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How do 'Porphyria's Lover' and 'Stop all the Clocks' convey a feeling of love and loss?

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Introduction

How do 'Porphyria's Lover' and 'Stop all the Clocks' convey a feeling of love and loss? 'Porphyria's Lover' and 'Stop all the Clocks' express feelings of love and loss. Passion and grief are two very strong emotions that are portrayed diversely by the authors, Robert Browning and W H Auden. The love shown and expressed in 'Porphyria's Lover' is very intense and obsessive. The Lover craves Porphyria to be 'mine, mine, fair'. The Lover wanted Porphyria to 'give herself to me forever'. At first, when Porphyria came to his cottage, he ignored her. He disliked the fact that Porphyria had not been by his side earlier, for Porphyria had left her 'pride' behind to come and see him. However, he was glad that she had come to visit him, for when she arrived 'all the cottage warmed'. Porphyria must have loved him because she came through the 'sullen winds' and 'rain' to come and sit 'by my side'. The Lover narrates how 'she too weak, for all heart's endeavour, to set its struggling passion free'. He imagined that 'Porphyria worshipped' him. ...read more.

Middle

W H Auden coveys love as an adoration, a trustfulness and a mutual relationship to have with another person. This contradicts the feeling of love shown in 'Porphyria's Lover'. 'Porphyria's Lover' also deals with another emotion; loss of someone you love. The way this is expressed is very unusual. The person who has lost the loved one, the Lover, feels no grief. He was actually the one who killed Porphyria. I find this very peculiar. After she has been killed, she has a 'smiling rosy head'. The killer is evidently the narrator because he imagines that by killing her he has done 'her darling wish'. I believe that he is insane as well because he has killed someone that he dearly loves. The Lover wanted Porphyria so much that he became obsessed with her. This may have also caused his insanity. If he had not been obsessed or insane, I don't believe he would have killed her. The obsession made him want to have her all the time and the insanity made him kill her to have her. ...read more.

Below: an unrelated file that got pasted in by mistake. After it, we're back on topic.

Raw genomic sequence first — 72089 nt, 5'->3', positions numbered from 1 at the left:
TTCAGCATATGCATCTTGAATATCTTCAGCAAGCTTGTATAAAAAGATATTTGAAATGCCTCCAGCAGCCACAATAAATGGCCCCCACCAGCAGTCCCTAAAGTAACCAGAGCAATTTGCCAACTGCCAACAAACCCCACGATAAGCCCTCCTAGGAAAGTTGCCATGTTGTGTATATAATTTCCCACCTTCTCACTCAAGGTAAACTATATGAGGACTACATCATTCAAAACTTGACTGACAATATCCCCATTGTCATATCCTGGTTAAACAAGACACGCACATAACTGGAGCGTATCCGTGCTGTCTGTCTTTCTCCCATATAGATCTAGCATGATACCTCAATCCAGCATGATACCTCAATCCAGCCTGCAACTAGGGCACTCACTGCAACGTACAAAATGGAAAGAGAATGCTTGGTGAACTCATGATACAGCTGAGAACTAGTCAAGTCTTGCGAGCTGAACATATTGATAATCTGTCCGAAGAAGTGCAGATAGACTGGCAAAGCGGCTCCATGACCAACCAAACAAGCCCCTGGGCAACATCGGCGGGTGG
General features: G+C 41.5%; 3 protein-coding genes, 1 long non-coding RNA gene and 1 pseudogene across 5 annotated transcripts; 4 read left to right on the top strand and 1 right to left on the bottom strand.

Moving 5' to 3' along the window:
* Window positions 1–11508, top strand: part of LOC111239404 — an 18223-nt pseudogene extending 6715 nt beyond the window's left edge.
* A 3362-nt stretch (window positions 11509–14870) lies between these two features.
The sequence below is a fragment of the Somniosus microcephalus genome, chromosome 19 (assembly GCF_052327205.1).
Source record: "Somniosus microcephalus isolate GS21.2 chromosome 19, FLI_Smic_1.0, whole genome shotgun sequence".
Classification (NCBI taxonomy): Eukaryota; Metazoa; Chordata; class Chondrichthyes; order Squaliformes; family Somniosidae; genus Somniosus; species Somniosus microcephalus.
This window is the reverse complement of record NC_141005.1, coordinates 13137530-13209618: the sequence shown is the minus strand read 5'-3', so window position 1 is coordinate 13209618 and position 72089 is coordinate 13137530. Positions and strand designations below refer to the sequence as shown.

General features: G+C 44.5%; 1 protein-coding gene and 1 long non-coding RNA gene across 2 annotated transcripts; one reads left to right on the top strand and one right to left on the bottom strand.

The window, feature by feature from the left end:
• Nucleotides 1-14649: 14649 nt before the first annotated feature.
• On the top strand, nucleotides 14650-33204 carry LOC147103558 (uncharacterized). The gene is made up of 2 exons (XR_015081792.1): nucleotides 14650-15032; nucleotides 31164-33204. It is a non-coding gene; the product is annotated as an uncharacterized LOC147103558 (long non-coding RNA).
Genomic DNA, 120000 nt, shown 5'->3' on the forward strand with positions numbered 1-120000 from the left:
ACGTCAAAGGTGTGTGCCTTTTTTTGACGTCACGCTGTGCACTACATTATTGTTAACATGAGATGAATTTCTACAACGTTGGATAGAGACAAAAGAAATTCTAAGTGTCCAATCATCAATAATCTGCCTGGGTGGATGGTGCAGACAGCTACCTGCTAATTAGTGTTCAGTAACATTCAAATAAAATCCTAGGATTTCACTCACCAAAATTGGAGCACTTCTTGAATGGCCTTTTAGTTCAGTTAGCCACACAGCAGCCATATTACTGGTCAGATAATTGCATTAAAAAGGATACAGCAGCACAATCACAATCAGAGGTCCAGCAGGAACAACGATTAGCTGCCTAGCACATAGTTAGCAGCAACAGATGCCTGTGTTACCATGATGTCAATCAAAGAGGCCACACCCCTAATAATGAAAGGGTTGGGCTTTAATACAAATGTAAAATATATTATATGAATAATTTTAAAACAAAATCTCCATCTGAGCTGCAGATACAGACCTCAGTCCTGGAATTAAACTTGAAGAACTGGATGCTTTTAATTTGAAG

Conclusion

This is an unusual thing to say because the sun is needed for people to survive. Its as if he is no longer needed on Earth, as if he has no point in living. W H Auden conveys a deep sense of loss. He makes the reader picture images using his vocabulary, which is based on everyday things that people would notice like 'policemen' and 'aeroplanes'. 'Stop all the clocks' shows grief, unlike 'Porphyria's Lover'. 'Stop all the clocks' and 'Porphyria's Lover' are based on the same principle of love and loss, but are conveyed totally differently. W H Auden conveys the death of the man as a tragedy. On the other hand, Robert Browning does not convey a loss, but Porphyria has died. W H Auden expresses love as a selfless and pure emotion. Which is differed by Robert Browning, who expresses love as an obsessive emotion. I feel that these poems contradict the saying; 'it is better to have loved and lost, than never to have loved at all'. I believe that these poems suggest this because through the power of love, one of the people has turned insane and the other has lost the will to live. ...read more.

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